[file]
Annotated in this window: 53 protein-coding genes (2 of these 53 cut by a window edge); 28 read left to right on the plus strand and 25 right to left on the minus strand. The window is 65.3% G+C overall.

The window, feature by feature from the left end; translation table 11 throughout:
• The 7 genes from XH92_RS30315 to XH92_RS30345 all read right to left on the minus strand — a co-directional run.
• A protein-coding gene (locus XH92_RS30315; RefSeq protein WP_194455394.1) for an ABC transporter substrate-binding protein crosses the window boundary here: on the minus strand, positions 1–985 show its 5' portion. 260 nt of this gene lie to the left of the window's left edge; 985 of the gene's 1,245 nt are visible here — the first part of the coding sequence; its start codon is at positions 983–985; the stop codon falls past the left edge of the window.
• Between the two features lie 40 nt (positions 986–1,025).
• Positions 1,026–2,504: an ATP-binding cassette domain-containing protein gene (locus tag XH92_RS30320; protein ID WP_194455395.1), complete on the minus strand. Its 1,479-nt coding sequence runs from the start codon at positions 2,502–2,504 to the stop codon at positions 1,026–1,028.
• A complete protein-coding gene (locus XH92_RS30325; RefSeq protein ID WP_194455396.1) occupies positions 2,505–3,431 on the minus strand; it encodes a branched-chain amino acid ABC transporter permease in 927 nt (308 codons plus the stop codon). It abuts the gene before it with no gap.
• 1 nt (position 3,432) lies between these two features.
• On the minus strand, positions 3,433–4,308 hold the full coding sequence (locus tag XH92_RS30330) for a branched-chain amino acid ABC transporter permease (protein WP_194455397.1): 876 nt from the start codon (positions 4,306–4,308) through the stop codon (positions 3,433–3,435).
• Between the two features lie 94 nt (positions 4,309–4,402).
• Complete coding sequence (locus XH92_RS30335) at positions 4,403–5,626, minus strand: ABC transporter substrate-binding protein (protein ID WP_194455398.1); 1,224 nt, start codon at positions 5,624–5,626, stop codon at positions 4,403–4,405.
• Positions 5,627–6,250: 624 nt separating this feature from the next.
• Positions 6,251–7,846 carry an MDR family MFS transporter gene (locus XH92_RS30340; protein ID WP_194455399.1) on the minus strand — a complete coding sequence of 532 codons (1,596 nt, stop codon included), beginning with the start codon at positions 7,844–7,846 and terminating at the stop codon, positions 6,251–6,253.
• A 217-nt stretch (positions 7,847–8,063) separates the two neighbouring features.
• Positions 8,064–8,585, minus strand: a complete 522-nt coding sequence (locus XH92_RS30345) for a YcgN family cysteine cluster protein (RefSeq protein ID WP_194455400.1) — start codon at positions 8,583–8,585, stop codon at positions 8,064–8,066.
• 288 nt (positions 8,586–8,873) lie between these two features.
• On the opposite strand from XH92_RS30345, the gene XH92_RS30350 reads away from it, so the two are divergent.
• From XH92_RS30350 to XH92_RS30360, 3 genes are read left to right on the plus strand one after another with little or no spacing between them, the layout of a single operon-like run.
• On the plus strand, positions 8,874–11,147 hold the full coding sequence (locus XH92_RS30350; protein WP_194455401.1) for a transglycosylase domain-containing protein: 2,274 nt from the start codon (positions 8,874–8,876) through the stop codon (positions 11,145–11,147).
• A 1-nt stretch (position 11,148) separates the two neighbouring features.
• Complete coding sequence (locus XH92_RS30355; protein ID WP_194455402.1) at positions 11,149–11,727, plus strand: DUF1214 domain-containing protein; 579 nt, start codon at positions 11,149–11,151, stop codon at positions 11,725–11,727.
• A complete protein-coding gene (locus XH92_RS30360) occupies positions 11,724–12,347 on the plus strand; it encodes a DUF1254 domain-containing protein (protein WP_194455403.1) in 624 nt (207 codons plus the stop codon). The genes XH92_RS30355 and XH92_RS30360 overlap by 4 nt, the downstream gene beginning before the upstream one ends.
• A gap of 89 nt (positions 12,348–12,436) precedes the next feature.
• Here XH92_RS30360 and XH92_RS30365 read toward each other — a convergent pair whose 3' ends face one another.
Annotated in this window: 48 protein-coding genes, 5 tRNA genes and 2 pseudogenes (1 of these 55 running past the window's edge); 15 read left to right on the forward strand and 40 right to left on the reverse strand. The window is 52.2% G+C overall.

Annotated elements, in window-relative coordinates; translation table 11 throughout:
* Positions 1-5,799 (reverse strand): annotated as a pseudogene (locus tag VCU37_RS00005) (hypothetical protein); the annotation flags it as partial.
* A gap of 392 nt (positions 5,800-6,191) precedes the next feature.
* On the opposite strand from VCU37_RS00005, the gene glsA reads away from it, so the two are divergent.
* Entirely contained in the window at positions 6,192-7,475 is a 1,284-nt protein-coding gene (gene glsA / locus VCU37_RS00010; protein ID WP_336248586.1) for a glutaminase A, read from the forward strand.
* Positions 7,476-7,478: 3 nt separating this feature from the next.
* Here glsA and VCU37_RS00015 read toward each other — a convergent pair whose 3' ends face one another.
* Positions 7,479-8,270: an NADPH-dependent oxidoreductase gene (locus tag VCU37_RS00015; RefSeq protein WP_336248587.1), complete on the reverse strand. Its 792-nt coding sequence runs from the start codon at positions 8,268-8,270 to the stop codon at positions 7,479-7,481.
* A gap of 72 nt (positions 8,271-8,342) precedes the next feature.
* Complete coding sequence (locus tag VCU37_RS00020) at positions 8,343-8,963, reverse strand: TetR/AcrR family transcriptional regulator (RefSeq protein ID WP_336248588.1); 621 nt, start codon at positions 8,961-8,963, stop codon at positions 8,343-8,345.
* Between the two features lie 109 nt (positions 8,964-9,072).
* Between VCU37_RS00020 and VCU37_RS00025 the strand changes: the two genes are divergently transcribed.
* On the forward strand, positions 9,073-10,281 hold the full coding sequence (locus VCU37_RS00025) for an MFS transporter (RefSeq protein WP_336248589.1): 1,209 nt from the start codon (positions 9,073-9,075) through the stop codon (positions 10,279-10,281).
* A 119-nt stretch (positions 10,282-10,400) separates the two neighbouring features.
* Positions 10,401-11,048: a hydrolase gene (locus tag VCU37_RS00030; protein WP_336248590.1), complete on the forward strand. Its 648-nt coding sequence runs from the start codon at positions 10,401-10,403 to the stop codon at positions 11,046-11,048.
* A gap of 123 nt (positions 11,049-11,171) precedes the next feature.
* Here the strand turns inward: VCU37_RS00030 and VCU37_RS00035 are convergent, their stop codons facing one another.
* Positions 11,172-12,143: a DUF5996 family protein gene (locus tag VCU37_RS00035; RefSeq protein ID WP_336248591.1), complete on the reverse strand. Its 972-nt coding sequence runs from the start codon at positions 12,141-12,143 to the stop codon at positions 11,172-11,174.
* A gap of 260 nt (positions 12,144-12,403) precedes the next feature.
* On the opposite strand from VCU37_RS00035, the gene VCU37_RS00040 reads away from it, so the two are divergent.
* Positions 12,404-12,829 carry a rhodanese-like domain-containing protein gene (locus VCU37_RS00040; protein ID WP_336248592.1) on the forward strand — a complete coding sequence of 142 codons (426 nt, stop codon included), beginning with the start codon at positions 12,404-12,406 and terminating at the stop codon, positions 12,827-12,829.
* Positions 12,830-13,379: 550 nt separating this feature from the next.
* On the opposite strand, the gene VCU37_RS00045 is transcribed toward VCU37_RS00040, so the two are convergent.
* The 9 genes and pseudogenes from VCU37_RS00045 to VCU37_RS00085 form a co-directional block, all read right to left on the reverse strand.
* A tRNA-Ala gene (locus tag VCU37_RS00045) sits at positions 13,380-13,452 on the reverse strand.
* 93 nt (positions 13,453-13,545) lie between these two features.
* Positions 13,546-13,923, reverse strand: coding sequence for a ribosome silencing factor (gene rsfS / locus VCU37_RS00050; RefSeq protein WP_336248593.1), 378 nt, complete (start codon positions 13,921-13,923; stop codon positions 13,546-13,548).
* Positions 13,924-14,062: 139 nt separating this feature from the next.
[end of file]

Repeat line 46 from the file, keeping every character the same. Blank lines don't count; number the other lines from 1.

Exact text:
* Positions 12,404-12,829 carry a rhodanese-like domain-containing protein gene (locus VCU37_RS00040; protein ID WP_336248592.1) on the forward strand — a complete coding sequence of 142 codons (426 nt, stop codon included), beginning with the start codon at positions 12,404-12,406 and terminating at the stop codon, positions 12,827-12,829.